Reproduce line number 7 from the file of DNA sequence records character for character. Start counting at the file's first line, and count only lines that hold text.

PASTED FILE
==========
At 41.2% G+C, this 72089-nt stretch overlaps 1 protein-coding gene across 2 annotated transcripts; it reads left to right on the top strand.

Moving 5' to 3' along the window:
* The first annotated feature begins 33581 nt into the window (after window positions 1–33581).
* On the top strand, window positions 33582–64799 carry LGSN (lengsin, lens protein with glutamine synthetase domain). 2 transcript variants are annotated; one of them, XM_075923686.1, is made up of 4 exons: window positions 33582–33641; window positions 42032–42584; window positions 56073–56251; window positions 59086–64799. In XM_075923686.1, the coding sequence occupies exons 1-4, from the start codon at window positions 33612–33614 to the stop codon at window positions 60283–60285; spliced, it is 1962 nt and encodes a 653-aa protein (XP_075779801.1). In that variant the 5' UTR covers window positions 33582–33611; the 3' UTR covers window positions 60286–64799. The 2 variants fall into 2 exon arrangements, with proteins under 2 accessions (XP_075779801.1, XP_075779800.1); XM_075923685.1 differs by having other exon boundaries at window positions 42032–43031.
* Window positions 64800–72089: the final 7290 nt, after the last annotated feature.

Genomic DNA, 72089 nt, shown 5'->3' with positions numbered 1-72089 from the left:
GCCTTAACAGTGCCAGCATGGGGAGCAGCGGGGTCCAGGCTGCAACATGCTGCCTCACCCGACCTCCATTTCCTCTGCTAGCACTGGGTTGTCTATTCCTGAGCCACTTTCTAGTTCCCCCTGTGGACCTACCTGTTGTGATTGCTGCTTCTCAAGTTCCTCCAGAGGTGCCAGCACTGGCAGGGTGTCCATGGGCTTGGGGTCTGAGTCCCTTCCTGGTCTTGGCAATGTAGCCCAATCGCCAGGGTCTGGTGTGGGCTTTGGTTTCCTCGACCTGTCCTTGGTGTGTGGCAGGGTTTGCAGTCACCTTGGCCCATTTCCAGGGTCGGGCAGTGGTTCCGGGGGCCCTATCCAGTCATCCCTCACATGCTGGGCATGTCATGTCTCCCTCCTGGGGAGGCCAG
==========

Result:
GCCTTAACAGTGCCAGCATGGGGAGCAGCGGGGTCCAGGCTGCAACATGCTGCCTCACCCGACCTCCATTTCCTCTGCTAGCACTGGGTTGTCTATTCCTGAGCCACTTTCTAGTTCCCCCTGTGGACCTACCTGTTGTGATTGCTGCTTCTCAAGTTCCTCCAGAGGTGCCAGCACTGGCAGGGTGTCCATGGGCTTGGGGTCTGAGTCCCTTCCTGGTCTTGGCAATGTAGCCCAATCGCCAGGGTCTGGTGTGGGCTTTGGTTTCCTCGACCTGTCCTTGGTGTGTGGCAGGGTTTGCAGTCACCTTGGCCCATTTCCAGGGTCGGGCAGTGGTTCCGGGGGCCCTATCCAGTCATCCCTCACATGCTGGGCATGTCATGTCTCCCTCCTGGGGAGGCCAG